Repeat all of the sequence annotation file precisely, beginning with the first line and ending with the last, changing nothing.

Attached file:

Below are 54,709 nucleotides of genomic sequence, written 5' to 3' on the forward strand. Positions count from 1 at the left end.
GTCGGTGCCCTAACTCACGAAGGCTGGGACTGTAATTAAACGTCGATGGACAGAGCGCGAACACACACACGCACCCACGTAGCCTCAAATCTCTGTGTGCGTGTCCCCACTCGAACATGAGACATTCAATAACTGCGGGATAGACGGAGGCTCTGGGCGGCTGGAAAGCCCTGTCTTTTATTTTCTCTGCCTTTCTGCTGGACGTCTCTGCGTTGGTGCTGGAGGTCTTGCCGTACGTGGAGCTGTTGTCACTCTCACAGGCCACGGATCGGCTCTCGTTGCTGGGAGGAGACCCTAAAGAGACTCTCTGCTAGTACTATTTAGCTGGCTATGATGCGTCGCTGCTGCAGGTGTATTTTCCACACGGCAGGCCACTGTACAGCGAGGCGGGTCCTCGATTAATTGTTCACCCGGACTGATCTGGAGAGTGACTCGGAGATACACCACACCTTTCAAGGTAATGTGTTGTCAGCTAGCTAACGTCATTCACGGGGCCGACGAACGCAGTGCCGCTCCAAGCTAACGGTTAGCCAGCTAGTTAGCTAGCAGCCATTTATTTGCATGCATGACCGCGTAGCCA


Below are 54,709 nucleotides of genomic sequence, written 5' to 3' on the forward strand. Positions count from 1 at the left end.
GTCGGTGCCCTAACTCACGAAGGCTGGGACTGTAATTAAACGTCGATGGACAGAGCGCGAACACACACACGCACCCACGTAGCCTCAAATCTCTGTGTGCGTGTCCCCACTCGAACATGAGACATTCAATAACTGCGGGATAGACGGAGGCTCTGGGCGGCTGGAAAGCCCTGTCTTTTATTTTCTCTGCCTTTCTGCTGGACGTCTCTGCGTTGGTGCTGGAGGTCTTGCCGTACGTGGAGCTGTTGTCACTCTCACAGGCCACGGATCGGCTCTCGTTGCTGGGAGGAGACCCTAAAGAGACTCTCTGCTAGTACTATTTAGCTGGCTATGATGCGTCGCTGCTGCAGGTGTATTTTCCACACGGCAGGCCACTGTACAGCGAGGCGGGTCCTCGATTAATTGTTCACCCGGACTGATCTGGAGAGTGACTCGGAGATACACCACACCTTTCAAGGTAATGTGTTGTCAGCTAGCTAACGTCATTCACGGGGCCGACGAACGCAGTGCCGCTCCAAGCTAACGGTTAGCCAGCTAGTTAGCTAGCAGCCATTTATTTGCATGCATGACCGCGTAGCCA